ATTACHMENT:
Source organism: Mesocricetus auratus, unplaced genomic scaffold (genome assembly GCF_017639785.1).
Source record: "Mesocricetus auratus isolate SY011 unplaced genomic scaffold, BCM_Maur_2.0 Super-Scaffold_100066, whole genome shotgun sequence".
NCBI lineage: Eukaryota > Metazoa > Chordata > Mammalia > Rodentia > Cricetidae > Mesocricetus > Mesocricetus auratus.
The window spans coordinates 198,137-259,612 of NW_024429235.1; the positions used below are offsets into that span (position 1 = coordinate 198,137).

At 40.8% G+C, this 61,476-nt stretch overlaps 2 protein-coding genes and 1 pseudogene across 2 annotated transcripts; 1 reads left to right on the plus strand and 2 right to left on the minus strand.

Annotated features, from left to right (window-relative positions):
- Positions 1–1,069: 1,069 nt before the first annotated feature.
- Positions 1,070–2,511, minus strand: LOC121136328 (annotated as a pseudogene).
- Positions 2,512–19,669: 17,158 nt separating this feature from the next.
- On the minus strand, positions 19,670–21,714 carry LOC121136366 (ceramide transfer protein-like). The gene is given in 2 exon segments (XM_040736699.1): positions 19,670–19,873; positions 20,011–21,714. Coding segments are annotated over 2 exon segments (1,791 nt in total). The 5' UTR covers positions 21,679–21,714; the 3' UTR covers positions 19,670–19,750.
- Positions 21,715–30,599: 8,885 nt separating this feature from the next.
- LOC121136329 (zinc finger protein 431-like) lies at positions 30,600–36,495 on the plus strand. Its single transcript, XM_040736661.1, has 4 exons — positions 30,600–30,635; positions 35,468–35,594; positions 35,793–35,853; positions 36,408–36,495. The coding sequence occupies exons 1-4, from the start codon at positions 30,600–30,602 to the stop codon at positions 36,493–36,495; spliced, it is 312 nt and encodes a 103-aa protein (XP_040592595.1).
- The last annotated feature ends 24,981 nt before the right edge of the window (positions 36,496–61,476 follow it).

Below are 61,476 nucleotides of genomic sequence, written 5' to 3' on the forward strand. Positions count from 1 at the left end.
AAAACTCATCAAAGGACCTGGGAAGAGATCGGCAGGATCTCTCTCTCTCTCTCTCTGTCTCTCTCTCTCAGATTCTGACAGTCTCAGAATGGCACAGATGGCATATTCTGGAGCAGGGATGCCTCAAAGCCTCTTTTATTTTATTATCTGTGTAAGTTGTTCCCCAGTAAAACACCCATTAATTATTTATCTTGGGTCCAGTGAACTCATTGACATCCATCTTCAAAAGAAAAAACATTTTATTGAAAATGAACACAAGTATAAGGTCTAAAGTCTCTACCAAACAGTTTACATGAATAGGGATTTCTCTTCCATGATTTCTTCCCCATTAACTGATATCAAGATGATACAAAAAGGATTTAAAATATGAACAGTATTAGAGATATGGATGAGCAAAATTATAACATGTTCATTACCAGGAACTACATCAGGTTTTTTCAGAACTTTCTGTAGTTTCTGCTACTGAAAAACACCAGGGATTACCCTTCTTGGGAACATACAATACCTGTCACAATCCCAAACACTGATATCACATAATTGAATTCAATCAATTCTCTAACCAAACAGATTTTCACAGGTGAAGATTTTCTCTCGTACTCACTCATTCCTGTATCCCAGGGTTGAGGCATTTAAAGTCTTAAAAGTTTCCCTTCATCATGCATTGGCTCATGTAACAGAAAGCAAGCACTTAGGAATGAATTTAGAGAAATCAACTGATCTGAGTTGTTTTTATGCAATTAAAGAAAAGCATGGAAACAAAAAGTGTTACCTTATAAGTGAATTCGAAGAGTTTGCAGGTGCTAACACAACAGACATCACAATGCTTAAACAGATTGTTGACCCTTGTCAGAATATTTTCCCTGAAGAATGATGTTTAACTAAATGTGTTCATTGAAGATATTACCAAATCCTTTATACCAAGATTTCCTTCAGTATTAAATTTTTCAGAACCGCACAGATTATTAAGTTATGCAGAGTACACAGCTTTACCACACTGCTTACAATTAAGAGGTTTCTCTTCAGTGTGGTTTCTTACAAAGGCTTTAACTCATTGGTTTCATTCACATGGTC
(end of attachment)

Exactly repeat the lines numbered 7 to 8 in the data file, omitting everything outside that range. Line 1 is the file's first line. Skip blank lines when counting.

- Positions 1–1,069: 1,069 nt before the first annotated feature.
- Positions 1,070–2,511, minus strand: LOC121136328 (annotated as a pseudogene).